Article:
Google’s SJ ‘Downtown West’ Project Falls Behind Schedule

Google’s Diridon Station development was supposed to hit an important milestone this week. But city officials on Thursday said it’ll have to wait.

The draft environmental impact report for the tech giant’s plans to redevelop 60 acres next to Diridon Station was originally scheduled to be released on Tuesday.

As the deadline slipped by, Lori Severino, the city’s Diridon program manager, told Station Area Advisory Group (SAAG) members in an email that the environmental report and two other key documents around design guidelines and affordable housing goals for the Diridon Station area, will come out later this fall. The SAAG is tasked with recommending changes to the zoning and design guidelines around Diridon Station.

“The team is still working on it,” she said.

But she didn’t reveal exactly when the city intends to release the documents.

City officials said earlier this year that some developments had fallen behind during the early days of the coronavirus shutdown.

Severino’s email says the plans will likely be released after Sept. 24, the day the City Council was scheduled to hold a study session to discuss the report. City officials are working to reschedule that session, Severino said.

The SAAG was convened by the city in 2018 to study the 236 acres around Diridon Station on the west side of downtown and recommend changes to the city’s current Diridon Station Area Plan. That plan governs what kind of development can rise around the major transit hub and other design guidelines, including building heights.

Google’s development is only a small part of the Diridon Station Area Plan.

Now, drafts of both plans will be released this fall to guide the future of development on the entire west side of downtown.

If Mountain View-based Google gets the green light on its proposal, it’ll turn a low-slung, mostly industrial area into more than 10 million square feet of office, apartments, retail space and hotels. The draft amendments to the larger Diridon Station Area Plan, known as the DSAP, are expected to incorporate Google’s plans.

Reports on both those proposals will be released later this year with the city’s first stab at an Affordable Housing Implementation Plan, which would outline how officials intend to ensure 25 percent of the housing built in the area will be below market rate.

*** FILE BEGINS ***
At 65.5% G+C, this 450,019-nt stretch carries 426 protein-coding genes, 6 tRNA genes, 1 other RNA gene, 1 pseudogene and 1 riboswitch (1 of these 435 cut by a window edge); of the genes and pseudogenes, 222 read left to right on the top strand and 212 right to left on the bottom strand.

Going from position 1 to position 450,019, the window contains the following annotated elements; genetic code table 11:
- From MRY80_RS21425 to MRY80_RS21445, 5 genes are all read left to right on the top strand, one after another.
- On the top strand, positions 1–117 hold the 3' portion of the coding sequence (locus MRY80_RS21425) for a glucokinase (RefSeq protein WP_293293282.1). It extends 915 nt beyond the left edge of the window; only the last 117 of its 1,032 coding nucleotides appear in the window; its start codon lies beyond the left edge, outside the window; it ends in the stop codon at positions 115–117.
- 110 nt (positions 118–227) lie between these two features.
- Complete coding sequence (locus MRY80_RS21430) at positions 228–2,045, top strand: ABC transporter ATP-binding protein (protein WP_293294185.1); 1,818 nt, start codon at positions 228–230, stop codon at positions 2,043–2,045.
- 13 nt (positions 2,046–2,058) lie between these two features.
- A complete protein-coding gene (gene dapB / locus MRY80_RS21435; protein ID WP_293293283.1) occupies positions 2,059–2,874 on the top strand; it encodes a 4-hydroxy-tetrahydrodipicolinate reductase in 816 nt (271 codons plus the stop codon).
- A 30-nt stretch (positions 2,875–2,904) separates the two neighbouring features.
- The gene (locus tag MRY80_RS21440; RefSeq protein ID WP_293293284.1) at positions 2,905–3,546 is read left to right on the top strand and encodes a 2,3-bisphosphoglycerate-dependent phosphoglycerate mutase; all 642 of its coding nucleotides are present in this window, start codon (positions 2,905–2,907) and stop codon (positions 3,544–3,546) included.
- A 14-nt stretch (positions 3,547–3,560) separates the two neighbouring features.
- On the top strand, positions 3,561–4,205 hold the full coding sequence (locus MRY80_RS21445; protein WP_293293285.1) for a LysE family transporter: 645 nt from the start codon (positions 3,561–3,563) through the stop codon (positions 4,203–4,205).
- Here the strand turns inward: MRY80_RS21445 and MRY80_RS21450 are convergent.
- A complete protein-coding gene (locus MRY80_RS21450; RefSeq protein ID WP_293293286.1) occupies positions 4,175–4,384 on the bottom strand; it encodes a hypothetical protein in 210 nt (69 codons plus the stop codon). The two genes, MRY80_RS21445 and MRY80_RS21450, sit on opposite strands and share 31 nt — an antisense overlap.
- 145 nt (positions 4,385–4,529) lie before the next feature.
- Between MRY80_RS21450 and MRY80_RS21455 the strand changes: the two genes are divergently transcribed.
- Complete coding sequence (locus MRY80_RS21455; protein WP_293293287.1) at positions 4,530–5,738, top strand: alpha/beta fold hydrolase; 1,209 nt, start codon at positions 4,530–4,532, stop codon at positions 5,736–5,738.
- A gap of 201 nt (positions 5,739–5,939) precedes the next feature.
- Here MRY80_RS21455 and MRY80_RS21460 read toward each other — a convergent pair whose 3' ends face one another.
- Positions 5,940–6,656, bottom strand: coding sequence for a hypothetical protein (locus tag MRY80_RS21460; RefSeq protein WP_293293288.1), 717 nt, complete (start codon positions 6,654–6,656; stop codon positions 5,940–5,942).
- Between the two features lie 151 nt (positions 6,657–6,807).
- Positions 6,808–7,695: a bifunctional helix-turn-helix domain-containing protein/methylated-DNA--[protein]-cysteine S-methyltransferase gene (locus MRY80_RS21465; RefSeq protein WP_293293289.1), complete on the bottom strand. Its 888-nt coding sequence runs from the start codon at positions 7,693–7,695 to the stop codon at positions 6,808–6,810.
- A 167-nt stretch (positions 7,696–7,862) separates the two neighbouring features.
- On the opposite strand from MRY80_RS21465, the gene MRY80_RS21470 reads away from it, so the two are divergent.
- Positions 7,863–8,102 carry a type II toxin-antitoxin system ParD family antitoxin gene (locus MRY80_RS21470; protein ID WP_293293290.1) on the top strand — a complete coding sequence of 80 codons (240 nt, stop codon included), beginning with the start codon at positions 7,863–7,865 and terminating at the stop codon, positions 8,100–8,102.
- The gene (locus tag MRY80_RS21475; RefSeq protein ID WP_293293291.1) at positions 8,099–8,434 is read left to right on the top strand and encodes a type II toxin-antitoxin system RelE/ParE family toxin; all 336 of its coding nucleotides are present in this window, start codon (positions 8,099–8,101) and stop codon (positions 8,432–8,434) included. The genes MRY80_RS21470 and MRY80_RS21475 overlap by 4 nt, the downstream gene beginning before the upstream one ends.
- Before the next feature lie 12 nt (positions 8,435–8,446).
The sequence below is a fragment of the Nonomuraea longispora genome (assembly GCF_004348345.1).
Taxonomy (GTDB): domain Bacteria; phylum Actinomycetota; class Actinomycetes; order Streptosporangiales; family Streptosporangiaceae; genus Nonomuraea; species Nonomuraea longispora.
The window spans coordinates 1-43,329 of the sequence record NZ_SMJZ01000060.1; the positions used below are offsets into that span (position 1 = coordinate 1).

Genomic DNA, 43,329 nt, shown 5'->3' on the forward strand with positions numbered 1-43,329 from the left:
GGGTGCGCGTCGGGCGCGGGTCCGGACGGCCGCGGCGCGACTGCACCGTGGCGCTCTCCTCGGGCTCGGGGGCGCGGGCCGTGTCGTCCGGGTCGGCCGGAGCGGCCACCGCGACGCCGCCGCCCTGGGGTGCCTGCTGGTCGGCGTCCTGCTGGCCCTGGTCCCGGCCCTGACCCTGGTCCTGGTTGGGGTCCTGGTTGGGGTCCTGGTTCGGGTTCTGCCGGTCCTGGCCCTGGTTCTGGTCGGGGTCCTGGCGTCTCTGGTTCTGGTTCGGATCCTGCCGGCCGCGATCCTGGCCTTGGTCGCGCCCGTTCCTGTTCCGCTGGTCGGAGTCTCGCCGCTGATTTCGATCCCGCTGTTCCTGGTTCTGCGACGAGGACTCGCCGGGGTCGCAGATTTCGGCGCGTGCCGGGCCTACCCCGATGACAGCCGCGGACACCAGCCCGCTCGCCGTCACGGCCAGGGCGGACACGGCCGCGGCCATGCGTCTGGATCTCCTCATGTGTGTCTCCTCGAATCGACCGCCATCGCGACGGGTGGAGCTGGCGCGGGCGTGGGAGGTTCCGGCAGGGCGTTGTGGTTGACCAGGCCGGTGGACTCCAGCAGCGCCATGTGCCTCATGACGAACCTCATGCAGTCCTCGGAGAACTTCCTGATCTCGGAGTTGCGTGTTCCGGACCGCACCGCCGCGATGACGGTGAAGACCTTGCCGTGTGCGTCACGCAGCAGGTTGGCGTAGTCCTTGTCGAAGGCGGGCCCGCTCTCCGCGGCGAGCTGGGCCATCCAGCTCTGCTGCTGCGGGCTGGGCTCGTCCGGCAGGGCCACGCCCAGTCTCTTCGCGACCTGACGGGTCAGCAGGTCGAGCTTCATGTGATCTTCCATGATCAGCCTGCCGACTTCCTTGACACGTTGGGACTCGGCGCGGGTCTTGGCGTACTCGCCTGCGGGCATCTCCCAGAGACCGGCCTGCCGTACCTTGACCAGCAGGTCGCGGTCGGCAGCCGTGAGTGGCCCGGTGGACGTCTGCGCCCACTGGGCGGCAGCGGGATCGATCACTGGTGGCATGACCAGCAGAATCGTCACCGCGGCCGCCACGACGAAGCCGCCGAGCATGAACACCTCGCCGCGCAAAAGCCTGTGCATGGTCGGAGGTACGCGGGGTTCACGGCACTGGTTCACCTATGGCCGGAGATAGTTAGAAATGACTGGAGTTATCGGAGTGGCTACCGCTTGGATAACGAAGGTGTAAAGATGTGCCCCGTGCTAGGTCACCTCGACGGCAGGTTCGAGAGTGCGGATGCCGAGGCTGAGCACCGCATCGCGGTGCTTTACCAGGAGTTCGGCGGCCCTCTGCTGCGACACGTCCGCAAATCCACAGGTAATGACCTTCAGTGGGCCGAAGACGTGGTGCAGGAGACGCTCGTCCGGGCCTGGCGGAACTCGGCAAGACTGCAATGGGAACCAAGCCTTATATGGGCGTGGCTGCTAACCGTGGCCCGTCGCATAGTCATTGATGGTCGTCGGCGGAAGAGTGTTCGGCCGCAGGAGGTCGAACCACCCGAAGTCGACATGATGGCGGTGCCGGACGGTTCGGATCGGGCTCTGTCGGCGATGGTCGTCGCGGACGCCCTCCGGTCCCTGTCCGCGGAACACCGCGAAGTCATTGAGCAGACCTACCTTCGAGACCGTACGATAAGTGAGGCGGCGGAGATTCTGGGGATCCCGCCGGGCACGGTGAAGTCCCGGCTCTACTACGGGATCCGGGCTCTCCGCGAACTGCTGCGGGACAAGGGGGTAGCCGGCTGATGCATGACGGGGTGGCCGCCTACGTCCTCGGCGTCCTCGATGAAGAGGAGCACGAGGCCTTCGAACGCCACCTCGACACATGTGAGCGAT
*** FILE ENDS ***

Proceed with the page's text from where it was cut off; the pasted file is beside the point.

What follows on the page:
“We are planning for a series of public meetings and engagement activities associated [with these] these key milestones over the next few months,” Severino’s email said.

The first of those public meetings will happen today, when officials offer an update on the Diridon Station Area Plan and Google’s project—known as Downtown West—to the Diridon Joint Policy Advisory Board in the afternoon.

The SAAG will also meet Sept. 16 to discuss the Diridon Station area.

Notably, the delay comes as Google races toward an end-of-year deadline to get the city’s and governor’s stamp of approval on its project to qualify for a state development streamlining program called AB 900.

Earlier this year, Kim Walesh, San Jose’s economic development director, said the city would petition the state to extend the AB 900 program deadline due to the pandemic.

Covid-19 halted or slowed many real estate projects in California, and an extension would benefit all of the state's AB 900 developments, she said.

So far, however, Google's approval deadline for the program remains unchanged, according to the governor's office.

Janice Bitters is managing editor for Metro Silicon Valley. Email tips to [email protected]. Follow her on Twitter at @janicebitters.

4 Comments

  1. Google says it will do many things.

    Will get you do a lot of their job.

    Then will just stop returning calls, more so than normal, because they are the worst to do business with.

    I do not envy any who ends up living in the half finished, because they will only half finish it, when they need service.

    You shouldn’t have shook them down for stuff they will never deliver on, you should have never let them buy the land in the first place.

    Do not trust Google.

  2. There is a delay from September 24th to the Fall (maybe October 2020). It is reasonable though considering the pandemic.

    However, Google is still working with the city of San Jose to identify public space investments as a token show of good faith. One such current project fits right in as noted below.

    Reach 5 of the Los Gatos Creek Master Plan (completed in 1985), the section of the trail is planned between Auzerais Ave and Santa Clara Street, is the last remaining unconstructed segment of the 85-100 mile Los Gatos Trail network.

    The Reach 5B/C Segment (Auzerais Ave to South Montgomery St.) Plan for financing is now approximately 90% complete and already approved for a potential $2,000,000 in funding from the VTA.

    The 5 B/C program would run the Los Gatos Trail from the Monte Vista Water Tower down under West San Carlos Street to South Montgomery St. along side the current Fire Department Training Facility property which is now owned by Google.

    For Google to invest in the development of this City of San Jose Trails Reach B/C’s completion the Guadalupe River Downtown San Jose, would certainly be a token program to show sincerity in the developmental Of Downtown West Project.